The system aims to facilitate the validation, recognition and accumulation of work-related skills and knowledge acquired during a stay in another country or in different situations. It should ensure that these experiences contribute to vocational qualifications.

ECVET aims for better compatibility between the different vocational education and training (VET) systems in place across Europe and their qualifications.

Eupa

Eupa ...

Aims and Objectives

The main objective of EUPA is to develop a model for the recognition and validation of the qualifications of the sector of personal assistants (PAs) based on learning outcomes.

As far as the specific objectives of the program are concerned EUPA aims:

  1. To develop a qualifications framework for PAs based on learning outcomes (LOs).

  2. To identify learning outcomes that may be easier to be developed through non formal and informal learning and to use this information to design methodological tools to be used during formal training for these outcomes.

  3. To develop, with the aid of an Assessment Tool, a European certification for secretaries and PAs. The Assessment Tool is be two dimensional and uses different methodological tools for the assessment of different learning outcomes. Therefore, when customized, it can be used across sectors.

  4. To develop a modular curriculum and training material that enables PAs to certify and to assign credits to the modules of this curriculum.

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EUPA ...

Participants

Three groups of participants participated in the EUPA project

Eupa Group A:

EUPA Group A consists of ten participants from each partner country that need to comply with the following prerequisites:

a. Previous work experience of 3-5 years in a secretarial position

b. No previous formal training

Eupa Group B

EUPA Group B consists of ten participants from each partner country that need to comply with the following prerequisites:

a. Inactive women - women outside the labor market that do not actively search for a job during the last 5 years

b. No previous formal training

c. Interested in becoming a personal assistant

EUPA Group C

EUPA Group C consists of ten participants from each partner country that are:

a. Graduate school leavers

b. No work experience

c. No formal training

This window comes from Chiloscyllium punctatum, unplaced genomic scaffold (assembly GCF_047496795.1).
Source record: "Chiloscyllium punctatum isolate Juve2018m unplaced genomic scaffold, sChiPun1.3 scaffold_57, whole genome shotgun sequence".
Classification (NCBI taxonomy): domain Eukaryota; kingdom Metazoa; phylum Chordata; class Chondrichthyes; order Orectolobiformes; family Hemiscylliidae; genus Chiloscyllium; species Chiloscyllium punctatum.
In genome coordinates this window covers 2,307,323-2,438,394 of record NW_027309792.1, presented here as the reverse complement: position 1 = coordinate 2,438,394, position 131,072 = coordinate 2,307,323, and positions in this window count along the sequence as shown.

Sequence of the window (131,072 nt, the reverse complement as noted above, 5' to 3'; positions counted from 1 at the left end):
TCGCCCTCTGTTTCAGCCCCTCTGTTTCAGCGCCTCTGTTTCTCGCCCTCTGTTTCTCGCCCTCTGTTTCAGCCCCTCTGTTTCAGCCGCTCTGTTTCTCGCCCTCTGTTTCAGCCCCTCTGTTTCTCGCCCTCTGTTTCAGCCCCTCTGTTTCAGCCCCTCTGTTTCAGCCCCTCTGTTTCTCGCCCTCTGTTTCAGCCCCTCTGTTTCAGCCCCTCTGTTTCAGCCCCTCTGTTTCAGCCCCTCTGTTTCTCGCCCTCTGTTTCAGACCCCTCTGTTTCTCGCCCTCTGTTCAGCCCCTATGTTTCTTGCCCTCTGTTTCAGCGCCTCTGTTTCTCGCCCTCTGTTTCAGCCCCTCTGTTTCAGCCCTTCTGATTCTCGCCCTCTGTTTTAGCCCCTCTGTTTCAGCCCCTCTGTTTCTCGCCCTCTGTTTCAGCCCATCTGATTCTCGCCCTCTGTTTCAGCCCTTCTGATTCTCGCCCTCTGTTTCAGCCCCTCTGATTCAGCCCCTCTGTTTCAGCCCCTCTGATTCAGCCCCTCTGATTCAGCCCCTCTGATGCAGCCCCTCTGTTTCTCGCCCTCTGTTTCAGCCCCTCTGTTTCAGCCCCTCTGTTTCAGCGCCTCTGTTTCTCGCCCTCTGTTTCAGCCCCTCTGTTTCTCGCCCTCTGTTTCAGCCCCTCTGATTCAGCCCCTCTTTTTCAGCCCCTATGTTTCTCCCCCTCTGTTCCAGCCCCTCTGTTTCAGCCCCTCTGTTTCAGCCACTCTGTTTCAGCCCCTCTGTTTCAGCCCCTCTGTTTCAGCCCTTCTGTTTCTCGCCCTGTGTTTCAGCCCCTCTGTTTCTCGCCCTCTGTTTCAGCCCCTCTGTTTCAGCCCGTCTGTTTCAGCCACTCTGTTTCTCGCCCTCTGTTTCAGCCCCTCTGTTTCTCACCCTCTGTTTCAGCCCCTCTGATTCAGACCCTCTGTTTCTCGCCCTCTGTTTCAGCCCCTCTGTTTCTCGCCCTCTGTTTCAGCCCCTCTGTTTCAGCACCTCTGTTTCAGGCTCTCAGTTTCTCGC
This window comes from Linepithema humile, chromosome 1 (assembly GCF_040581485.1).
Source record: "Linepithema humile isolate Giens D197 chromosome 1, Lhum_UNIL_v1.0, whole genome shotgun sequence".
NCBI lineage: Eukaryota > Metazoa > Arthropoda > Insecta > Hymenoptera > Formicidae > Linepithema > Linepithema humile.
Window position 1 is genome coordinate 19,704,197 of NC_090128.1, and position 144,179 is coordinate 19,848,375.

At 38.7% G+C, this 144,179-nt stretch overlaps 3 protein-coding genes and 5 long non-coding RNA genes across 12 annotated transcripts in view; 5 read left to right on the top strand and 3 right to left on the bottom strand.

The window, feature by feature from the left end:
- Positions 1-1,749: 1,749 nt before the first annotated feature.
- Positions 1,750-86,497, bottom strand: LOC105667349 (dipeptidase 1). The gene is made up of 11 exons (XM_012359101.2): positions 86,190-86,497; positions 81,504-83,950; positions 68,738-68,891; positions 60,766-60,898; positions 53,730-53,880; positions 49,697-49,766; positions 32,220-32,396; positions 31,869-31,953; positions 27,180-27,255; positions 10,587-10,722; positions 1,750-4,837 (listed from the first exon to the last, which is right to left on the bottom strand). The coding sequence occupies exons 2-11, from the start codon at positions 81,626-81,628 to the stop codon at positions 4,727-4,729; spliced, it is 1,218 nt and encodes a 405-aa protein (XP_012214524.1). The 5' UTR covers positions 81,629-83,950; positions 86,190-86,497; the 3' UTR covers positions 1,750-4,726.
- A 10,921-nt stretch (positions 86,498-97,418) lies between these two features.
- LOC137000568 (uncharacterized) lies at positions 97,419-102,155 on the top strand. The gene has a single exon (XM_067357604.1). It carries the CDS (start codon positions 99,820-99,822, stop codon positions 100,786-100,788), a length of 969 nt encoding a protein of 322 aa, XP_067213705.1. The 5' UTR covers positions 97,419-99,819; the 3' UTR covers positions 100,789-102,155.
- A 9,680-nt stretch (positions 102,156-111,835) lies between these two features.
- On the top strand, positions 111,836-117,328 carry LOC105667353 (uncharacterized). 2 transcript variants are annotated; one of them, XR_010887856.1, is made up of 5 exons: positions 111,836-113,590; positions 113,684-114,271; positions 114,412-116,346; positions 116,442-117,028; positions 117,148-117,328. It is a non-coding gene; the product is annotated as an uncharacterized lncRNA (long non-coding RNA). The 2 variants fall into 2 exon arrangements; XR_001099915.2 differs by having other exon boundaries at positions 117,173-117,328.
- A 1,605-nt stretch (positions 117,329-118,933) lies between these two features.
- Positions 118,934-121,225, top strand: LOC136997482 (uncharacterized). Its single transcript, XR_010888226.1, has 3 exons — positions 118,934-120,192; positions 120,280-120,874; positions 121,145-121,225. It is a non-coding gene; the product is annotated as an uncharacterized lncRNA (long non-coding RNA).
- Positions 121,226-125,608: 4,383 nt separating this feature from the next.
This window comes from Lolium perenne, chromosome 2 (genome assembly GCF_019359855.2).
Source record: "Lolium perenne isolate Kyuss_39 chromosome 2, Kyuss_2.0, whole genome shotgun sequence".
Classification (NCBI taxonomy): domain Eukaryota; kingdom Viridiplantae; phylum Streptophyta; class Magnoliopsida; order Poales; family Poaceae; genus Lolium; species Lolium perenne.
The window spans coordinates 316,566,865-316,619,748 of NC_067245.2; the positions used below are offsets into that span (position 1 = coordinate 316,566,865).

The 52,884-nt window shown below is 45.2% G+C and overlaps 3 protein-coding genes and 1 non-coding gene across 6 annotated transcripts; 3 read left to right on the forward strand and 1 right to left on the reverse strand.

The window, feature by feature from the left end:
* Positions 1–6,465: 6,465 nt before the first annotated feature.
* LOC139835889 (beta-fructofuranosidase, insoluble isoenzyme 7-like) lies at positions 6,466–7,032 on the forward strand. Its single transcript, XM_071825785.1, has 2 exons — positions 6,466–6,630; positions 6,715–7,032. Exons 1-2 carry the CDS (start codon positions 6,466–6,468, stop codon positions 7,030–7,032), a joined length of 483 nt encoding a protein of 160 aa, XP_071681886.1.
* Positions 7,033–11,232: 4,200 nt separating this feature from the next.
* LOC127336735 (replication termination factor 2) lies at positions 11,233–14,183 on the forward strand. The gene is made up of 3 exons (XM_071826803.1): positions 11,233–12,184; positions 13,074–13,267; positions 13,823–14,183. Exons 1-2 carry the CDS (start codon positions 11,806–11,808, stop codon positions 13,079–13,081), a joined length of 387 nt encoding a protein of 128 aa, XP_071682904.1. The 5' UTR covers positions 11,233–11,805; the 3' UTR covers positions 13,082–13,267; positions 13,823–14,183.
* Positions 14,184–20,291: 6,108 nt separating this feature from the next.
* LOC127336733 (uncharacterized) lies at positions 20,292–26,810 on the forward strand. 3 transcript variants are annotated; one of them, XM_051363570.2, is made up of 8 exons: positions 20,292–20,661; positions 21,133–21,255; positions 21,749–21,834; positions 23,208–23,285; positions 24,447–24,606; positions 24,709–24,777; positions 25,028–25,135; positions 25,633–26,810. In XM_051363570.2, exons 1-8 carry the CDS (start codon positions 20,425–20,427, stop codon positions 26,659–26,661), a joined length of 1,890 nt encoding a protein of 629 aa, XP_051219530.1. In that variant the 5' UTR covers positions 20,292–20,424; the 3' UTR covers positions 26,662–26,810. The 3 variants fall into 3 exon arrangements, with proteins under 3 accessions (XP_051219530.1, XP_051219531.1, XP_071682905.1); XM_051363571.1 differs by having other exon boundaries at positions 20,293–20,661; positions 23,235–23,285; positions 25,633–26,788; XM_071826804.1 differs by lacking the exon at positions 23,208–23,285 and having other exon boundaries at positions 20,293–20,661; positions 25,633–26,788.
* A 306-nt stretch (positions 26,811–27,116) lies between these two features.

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EUPA ...

Methodology

The main emphasis of EUPA was to develop a qualification framework for personal assistants as well as an assessment tool to facilitate the assessment of PAs towards this framework and training material for the development of personal assistants. The stages of the project are demonstrated by the figure on the right hand side.

The following stages have been implemented:

1)    Development of the qualification framework

1.  Review of the European Qualification Framework policy as described by the European Union
2.    Review of similar work on development of qualification frameworks
3.    Identification of work areas, units and Learning outcomes through research
4.  Finalisation of the qualification framework

2)    Development of EUPA assessment tool

3)    First Assessment

Ten members from group A and group B participated on the first assessment. Group A learners have no formal learning but have experience in the area, that is non formal learning. Group B learners have no formal learning but they have informal learning, which is learning through life experiences. The results of the assessment are presented in the section

4)    Training and Development

Training material has been designed and developed for each of the units identified. The following trainings have been implemented in each of the countries.

Group A and Group B participated in training modules where they needed further development while Group C participated in all training modules.

5)SECOND ASSESSMENT

After the completion of the trainings, a second assessment was implemented. All participants from Group A, B and C participated in the second assessment.

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Eupa ...

Qualification framework

Eupa qualification framework has been developed according to the European policies. It consists of 4 EQF levels. In total it consists of 21 work areas.

For each level, one area of work consists of several units. Each unit then consists of several learning outcomes (LOs). Level two consists of LO 1-37, level three of LO 38-94, level four of LO 95-137 and level five of LO 138-166.

The EUPA qualification framework can be downloaded from the EUPA web site. It can be downloaded from the following link: